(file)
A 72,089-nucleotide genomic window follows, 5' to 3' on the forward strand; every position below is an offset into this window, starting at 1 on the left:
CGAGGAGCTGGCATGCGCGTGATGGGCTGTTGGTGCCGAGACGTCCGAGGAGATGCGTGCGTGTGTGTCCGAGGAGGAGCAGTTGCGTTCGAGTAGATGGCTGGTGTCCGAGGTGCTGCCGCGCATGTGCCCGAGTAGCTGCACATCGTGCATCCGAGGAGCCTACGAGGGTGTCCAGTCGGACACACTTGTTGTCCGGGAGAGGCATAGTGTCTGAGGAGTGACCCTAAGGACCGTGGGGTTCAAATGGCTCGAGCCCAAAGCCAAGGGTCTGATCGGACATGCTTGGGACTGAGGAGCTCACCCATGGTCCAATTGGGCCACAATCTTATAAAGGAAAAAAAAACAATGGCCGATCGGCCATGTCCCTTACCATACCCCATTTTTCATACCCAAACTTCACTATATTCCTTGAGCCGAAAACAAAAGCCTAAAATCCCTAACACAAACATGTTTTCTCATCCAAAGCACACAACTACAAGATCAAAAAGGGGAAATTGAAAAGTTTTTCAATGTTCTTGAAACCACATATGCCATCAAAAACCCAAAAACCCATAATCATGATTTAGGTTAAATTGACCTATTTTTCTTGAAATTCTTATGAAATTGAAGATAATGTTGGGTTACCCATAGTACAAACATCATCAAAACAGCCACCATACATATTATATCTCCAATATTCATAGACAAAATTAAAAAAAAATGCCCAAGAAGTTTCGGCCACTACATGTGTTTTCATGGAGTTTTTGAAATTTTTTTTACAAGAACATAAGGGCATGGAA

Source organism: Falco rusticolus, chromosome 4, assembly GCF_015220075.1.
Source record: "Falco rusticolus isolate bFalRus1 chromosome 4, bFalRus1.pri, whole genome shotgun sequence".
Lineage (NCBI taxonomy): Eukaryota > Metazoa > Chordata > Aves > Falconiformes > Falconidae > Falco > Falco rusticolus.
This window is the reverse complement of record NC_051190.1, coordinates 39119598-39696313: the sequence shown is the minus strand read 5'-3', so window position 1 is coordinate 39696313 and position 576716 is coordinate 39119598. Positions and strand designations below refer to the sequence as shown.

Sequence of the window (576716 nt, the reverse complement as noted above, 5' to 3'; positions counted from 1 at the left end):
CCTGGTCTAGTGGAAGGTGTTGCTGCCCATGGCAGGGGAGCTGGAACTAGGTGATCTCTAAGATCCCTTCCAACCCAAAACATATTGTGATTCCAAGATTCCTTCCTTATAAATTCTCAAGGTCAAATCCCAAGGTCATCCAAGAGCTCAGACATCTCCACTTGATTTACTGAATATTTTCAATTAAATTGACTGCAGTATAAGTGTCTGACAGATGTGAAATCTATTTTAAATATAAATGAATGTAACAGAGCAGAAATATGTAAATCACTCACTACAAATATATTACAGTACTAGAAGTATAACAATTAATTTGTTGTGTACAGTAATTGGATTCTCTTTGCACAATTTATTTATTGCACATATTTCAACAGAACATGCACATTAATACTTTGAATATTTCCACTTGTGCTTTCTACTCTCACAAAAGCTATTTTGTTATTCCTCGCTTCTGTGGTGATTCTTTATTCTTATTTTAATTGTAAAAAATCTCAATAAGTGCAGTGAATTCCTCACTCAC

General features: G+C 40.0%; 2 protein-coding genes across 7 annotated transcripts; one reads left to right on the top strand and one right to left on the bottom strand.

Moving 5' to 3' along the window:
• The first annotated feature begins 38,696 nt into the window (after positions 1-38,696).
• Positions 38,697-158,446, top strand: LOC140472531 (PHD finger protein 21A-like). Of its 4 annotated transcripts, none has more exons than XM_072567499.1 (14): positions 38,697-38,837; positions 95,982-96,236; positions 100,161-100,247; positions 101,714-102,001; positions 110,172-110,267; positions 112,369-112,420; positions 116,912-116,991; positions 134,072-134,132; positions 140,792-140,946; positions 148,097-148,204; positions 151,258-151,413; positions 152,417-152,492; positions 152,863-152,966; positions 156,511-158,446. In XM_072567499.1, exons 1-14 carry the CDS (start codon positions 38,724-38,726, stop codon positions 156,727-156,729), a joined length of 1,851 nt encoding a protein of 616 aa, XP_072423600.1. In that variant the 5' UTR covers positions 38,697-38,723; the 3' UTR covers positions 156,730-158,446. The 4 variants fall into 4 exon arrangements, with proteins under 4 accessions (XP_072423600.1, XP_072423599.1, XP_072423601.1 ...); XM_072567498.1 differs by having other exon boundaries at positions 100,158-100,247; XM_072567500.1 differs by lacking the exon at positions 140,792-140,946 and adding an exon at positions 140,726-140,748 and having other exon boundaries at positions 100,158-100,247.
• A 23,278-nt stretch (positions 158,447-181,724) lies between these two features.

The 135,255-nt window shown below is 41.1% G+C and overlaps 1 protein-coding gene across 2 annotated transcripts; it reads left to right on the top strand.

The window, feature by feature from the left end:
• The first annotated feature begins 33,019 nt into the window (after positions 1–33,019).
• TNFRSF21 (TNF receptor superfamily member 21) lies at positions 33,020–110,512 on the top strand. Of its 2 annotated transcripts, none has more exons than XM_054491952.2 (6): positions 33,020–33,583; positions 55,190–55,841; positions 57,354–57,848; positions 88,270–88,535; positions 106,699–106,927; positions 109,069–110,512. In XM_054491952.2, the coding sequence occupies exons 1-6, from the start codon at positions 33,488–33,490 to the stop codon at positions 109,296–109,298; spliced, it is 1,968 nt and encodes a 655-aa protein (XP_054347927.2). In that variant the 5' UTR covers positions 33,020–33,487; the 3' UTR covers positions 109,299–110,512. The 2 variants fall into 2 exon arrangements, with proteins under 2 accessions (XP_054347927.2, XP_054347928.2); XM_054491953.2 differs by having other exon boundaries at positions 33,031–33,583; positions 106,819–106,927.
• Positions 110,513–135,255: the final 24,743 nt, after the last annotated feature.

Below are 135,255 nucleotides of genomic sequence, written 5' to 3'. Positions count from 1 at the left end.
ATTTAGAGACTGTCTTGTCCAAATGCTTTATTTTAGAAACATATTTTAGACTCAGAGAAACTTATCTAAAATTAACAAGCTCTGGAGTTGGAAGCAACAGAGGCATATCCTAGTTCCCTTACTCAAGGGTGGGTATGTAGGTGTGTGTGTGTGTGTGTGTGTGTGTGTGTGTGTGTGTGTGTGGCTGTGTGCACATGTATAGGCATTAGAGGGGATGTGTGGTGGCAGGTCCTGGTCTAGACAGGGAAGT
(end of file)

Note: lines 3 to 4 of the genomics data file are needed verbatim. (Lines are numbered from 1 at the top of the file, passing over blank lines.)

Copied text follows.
Source organism: Falco rusticolus, chromosome 4, assembly GCF_015220075.1.
Source record: "Falco rusticolus isolate bFalRus1 chromosome 4, bFalRus1.pri, whole genome shotgun sequence".